Two Points of Confusion

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bk1
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Two Points of Confusion

Postby bk1 » Mon Mar 22, 2010 5:00 am

I'll start off with the disclaimer: I am a 0L. That being said, after having perused this board for a while there are two perspectives that seem widespread yet do not seem to stand up fully to scrutiny. I was wondering if people here, who undoubtedly have far more knowledge and experience than I, could clear this up for me.


1. When asked for advice for choosing a law school (especially in regards to a T2) people often respond "Go to some place where you would be okay with graduating from in 3 years and do not choose a school just because you have a plan of transferring to a better ranked school after 1L."

While this seems to me to be solid advice at first, it does not add up when compared with other statements about school performance and getting a job. People say it is much harder to get a (good) job coming from a T2 and that of course makes it harder to pay off your student loans that can and often do amount to over six figures. Thus, to get that job it seems that you need to be in the top 10-30% or whatever of your class. Law school is a gamble, and an inherently riskier one the worse school you go to. If you are going to go to a T2, then you are planning to be in that top x% so you can get a job.

This is where the overlap with transferring comes into play in my mind. You are already planning on being in the top x% when going to a lower ranked school because it is the only hope you have towards paying off your debt. If you are going into that school with the mentality that the only way you are going to succeed (and by this I mean pay off your debt before you hit 65) is by being in the top x%, then why not expect to transfer, because it requires you to have a similar expectation of your class rank (being in that top x% thus making you eligible for that transfer)?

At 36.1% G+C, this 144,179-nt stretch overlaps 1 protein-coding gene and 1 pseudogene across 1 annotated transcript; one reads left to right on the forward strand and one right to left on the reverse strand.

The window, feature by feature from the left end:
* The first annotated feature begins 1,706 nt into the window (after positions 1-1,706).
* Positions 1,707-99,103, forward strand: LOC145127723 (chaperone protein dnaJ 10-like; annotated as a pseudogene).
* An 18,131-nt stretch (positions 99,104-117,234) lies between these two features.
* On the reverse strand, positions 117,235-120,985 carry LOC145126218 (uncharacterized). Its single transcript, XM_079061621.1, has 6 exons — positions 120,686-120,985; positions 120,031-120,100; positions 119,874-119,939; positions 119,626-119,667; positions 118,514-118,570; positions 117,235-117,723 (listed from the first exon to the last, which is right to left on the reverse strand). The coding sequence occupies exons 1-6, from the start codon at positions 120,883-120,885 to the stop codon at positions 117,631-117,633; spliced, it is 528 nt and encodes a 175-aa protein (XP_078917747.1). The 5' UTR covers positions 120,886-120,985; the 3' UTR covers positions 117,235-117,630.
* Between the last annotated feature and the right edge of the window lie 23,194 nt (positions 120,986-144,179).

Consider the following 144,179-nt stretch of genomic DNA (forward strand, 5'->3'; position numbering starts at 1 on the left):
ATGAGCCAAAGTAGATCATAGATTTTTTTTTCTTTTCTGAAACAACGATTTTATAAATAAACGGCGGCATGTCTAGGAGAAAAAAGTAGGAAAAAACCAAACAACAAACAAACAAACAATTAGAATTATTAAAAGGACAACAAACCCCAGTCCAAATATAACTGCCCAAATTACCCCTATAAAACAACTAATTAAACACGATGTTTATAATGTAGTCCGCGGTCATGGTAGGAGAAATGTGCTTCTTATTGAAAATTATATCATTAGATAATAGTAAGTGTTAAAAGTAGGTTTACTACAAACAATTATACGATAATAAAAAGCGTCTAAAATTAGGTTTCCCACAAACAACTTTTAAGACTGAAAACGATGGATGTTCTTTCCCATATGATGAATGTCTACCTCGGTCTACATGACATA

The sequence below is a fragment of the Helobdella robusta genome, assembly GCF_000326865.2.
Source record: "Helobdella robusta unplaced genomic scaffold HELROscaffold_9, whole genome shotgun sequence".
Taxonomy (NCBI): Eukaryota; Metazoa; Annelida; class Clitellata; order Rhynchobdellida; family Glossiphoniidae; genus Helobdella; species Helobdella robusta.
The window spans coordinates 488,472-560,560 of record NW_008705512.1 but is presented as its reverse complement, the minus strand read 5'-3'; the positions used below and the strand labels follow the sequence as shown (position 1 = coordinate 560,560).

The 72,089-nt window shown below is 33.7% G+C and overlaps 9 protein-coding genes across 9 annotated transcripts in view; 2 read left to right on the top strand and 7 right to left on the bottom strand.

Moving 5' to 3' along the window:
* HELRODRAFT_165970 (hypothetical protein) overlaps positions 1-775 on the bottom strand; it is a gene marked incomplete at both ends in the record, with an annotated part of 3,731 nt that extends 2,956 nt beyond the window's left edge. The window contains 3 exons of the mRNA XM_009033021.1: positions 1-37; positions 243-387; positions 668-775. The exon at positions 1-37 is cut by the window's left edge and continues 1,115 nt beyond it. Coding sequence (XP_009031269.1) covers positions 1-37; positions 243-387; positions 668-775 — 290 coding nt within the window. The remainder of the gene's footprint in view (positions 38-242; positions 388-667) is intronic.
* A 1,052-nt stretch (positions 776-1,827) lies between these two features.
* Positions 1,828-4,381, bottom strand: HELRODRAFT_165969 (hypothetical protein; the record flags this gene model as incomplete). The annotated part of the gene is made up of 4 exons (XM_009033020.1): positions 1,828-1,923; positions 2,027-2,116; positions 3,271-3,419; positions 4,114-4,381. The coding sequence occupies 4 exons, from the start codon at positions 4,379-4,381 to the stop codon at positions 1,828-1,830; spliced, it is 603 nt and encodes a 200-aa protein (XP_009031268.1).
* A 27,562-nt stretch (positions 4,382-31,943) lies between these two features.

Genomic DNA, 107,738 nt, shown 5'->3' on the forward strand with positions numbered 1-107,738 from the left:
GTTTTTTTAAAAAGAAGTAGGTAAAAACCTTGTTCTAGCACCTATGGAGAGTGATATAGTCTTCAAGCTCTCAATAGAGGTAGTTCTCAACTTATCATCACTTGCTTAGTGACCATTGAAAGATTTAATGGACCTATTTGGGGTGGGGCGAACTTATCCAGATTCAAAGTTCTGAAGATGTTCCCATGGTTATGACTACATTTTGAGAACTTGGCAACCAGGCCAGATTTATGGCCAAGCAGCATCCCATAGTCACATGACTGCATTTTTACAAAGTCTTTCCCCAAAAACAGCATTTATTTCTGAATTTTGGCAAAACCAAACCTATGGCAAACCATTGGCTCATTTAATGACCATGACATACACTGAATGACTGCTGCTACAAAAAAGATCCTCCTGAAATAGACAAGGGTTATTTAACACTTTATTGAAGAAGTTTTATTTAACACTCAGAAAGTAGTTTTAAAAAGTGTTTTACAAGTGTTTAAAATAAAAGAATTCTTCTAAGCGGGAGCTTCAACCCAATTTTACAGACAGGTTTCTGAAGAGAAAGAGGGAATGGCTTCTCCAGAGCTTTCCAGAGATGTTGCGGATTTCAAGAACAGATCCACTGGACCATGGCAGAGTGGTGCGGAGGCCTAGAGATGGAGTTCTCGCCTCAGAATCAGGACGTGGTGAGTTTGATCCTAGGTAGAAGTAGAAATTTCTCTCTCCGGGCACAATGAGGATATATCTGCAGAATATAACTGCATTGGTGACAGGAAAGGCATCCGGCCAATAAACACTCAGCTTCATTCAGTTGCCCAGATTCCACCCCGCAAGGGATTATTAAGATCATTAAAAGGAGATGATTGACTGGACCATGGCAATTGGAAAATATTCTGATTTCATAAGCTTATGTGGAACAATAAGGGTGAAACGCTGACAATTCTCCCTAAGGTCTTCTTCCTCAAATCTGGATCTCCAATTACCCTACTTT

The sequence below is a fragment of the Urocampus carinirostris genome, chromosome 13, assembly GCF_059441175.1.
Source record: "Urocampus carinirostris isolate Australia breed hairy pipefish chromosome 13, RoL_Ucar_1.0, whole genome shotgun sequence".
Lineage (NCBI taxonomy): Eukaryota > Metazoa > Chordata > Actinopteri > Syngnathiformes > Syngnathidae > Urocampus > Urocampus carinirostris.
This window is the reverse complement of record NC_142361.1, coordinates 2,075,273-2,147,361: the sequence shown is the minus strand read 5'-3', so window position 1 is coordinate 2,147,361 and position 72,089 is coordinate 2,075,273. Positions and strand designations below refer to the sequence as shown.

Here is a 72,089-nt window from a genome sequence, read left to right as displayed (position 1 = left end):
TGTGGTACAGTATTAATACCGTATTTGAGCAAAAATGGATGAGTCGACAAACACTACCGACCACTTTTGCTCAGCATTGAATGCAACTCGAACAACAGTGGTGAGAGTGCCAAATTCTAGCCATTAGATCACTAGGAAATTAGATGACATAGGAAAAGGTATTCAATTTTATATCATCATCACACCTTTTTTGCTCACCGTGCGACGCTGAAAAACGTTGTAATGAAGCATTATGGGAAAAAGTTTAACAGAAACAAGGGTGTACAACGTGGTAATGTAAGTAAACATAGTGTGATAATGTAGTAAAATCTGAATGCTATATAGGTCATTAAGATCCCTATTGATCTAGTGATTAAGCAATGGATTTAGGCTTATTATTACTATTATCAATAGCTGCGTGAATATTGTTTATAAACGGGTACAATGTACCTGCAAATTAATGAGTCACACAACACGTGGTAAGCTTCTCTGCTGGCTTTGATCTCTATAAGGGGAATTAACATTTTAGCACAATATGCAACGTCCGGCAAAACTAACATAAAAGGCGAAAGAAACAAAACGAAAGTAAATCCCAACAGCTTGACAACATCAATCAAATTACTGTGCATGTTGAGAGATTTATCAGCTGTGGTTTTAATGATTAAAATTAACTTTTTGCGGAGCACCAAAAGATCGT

Note: The previous argument is largely irrelevant towards people who are going on a full or close to full scholarship.


2. When asked whether or not to do 0L prep, plenty of responses are given both for and against, but one of the most common arguments I have seen against it is "Doing 0L prep will burn you out."

Again, I can see how this makes sense. Personally, if there was a large enough group of people on both sides of the 0L prep argument, I would most likely do it anyways with the mentality "What can it hurt?" But burnout is a serious risk to consider because it is an argument that 0L prep can be hurtful (rather than merely useless). However, it seems to me that if taking 3 months where all your time is free time to read 6 or so primers is going to burn you out by the time school starts or during your 1L year, then law school seems to present a more serious problem for that person.

Law school is a tough 3 years, you will be working both 1L and 2L summers, studying for and taking the bar after you graduate, and jumping into long, hard work weeks for the rest of your life after that. While I can understand the desire to relax for a few months before your life becomes all work and no play, doesn't it seem that if it truly is going to burn someone out then would they not have just got burned out a little bit later and had their grades suffer at that point?

The few counters I could see would be that saying burnout is inevitable and that you would want to postpone this as long as possible. If you were going to burnout right before your finals because you did 0L prep and having not done it would have let you get through finals before burning out, then the burnout argument has merit. Maybe my flaw is in my treatment of law school as a continuous experience where there is little recuperation periods that can stave off burnout. I would then ask, is this the case? Or do breaks such as winter break help postpone burnout so that you can make it to finals before experiencing it? Or does having burnout happen later in the semester have a substantially smaller detriment to your grades than having it happen earlier in the semester?


Appreciation to all the TLSers who can help clear these two things up for me.

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beach_terror